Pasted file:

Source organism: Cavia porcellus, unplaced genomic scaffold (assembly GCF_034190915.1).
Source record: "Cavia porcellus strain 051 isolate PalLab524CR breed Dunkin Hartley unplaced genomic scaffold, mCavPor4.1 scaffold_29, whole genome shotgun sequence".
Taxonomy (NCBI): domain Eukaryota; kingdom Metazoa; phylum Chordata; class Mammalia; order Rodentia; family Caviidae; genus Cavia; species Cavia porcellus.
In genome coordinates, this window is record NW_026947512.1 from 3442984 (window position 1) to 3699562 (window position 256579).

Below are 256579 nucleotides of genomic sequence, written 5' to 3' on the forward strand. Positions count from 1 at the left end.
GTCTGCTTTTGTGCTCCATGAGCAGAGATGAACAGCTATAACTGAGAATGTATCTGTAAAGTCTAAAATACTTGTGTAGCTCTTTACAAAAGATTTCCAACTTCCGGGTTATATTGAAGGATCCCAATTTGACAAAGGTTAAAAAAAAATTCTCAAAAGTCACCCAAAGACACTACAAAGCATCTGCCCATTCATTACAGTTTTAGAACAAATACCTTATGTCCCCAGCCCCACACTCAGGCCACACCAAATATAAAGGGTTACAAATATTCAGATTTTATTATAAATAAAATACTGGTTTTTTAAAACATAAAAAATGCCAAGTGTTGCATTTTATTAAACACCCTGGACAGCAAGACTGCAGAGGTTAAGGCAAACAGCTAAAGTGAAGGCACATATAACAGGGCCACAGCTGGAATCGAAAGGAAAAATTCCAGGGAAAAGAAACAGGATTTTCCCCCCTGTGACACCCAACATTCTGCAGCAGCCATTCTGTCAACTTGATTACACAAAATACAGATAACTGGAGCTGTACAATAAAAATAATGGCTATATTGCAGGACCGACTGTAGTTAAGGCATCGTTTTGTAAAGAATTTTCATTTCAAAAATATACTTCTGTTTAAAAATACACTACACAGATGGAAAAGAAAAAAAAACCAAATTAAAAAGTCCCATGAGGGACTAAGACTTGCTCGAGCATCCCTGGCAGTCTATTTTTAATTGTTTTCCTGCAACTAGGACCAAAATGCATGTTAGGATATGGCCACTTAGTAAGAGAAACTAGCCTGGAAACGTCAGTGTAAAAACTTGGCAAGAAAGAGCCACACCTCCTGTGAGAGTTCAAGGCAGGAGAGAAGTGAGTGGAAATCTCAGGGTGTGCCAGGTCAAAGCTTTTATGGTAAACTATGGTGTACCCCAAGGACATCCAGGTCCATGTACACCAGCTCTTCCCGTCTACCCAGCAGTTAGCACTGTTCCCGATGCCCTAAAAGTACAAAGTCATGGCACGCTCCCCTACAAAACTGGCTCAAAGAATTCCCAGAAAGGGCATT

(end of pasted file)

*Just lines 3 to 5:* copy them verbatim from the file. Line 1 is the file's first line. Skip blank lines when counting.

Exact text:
Taxonomy (NCBI): domain Eukaryota; kingdom Metazoa; phylum Chordata; class Mammalia; order Rodentia; family Caviidae; genus Cavia; species Cavia porcellus.
In genome coordinates, this window is record NW_026947512.1 from 3442984 (window position 1) to 3699562 (window position 256579).

Below are 256579 nucleotides of genomic sequence, written 5' to 3' on the forward strand. Positions count from 1 at the left end.